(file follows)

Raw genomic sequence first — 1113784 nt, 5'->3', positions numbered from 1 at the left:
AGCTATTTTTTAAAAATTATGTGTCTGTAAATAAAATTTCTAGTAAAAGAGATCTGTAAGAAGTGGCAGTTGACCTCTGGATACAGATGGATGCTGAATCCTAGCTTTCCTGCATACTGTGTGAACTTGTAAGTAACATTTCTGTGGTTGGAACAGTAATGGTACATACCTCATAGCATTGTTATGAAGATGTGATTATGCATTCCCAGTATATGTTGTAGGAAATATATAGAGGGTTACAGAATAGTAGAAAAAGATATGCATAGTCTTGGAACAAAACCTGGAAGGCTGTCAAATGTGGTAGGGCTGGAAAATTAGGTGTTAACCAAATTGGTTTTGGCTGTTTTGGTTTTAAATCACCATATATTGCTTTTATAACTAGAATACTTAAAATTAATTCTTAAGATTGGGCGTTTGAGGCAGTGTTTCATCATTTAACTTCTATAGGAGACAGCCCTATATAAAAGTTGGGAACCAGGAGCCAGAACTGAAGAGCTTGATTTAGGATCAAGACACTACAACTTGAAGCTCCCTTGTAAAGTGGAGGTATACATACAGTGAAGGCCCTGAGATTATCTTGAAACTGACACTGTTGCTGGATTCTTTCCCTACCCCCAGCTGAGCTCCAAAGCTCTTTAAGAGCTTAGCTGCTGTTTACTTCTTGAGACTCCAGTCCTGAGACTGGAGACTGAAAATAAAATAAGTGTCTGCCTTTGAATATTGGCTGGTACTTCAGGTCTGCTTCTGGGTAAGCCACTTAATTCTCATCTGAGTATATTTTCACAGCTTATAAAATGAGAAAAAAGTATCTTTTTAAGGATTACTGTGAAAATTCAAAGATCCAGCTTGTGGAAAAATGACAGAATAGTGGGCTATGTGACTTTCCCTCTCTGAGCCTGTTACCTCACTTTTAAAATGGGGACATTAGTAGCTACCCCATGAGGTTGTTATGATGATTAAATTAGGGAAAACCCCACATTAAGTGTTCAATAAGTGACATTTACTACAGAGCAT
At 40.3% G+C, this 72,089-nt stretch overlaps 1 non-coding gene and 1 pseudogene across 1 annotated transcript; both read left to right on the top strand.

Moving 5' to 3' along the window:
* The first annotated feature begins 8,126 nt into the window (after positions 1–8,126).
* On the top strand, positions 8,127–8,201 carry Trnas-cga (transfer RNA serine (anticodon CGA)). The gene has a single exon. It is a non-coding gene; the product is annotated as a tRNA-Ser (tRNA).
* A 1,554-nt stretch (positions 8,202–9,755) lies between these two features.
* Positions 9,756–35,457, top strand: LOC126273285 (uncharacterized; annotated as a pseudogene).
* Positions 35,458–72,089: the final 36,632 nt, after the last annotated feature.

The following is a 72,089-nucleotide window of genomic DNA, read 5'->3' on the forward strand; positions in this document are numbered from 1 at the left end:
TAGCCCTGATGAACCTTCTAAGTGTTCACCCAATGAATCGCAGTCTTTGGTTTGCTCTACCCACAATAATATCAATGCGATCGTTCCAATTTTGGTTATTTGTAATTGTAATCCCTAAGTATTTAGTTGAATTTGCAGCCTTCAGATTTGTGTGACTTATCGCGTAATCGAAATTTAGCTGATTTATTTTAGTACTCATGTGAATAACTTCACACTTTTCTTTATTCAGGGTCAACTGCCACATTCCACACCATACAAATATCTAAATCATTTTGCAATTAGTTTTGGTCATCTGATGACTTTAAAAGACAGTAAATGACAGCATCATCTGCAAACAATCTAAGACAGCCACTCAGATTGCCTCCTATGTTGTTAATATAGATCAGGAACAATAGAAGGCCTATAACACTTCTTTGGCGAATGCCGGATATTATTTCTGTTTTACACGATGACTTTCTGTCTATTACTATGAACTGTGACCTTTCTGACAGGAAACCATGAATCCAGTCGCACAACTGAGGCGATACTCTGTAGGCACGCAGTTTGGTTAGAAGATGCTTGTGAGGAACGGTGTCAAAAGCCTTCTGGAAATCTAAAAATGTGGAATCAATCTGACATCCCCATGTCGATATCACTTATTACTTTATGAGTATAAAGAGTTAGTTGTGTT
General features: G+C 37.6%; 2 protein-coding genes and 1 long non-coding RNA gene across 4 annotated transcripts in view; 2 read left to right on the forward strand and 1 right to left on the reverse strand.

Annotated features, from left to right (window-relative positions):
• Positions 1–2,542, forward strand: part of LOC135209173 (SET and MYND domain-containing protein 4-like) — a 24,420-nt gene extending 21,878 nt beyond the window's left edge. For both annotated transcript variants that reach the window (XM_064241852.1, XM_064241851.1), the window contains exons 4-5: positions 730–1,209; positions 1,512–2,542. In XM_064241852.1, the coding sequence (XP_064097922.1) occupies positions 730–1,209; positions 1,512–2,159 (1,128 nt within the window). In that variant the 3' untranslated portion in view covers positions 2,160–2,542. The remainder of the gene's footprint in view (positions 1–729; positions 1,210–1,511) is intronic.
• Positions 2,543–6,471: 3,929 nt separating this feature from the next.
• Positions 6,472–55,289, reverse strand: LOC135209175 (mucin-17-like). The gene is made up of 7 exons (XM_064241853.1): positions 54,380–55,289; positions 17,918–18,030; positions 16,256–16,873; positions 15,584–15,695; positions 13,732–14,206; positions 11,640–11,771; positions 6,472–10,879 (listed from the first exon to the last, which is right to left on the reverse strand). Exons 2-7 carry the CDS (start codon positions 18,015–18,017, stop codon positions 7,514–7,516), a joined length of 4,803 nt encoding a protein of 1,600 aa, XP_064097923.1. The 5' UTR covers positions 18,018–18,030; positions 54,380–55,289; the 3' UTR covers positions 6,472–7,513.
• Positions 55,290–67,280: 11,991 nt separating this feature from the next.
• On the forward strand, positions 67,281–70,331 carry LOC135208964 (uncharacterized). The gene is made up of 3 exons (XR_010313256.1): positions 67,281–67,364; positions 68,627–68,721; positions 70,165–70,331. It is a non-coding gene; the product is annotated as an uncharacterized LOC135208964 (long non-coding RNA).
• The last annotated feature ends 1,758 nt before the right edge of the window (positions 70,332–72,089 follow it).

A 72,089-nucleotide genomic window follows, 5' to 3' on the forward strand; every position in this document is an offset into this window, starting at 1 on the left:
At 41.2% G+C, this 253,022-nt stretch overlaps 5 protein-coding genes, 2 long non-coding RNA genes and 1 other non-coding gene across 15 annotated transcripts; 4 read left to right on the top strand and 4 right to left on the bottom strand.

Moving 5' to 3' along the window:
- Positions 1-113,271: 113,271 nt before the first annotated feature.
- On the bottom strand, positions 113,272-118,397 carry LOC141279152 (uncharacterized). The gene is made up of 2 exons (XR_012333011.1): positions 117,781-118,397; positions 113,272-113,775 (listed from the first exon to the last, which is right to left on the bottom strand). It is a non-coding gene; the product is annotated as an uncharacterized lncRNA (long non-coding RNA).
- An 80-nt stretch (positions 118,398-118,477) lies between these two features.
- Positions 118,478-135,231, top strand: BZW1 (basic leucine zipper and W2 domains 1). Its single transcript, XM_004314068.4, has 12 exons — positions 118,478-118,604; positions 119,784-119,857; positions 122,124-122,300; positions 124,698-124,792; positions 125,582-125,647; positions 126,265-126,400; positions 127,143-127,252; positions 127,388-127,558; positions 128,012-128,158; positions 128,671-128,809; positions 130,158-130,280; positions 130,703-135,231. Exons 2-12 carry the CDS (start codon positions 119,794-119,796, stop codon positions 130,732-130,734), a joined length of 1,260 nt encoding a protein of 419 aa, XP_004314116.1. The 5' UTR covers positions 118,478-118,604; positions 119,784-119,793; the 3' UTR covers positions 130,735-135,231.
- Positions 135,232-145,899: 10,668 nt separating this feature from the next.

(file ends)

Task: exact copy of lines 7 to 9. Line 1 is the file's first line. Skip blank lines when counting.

* A 1,554-nt stretch (positions 8,202–9,755) lies between these two features.
* Positions 9,756–35,457, top strand: LOC126273285 (uncharacterized; annotated as a pseudogene).
* Positions 35,458–72,089: the final 36,632 nt, after the last annotated feature.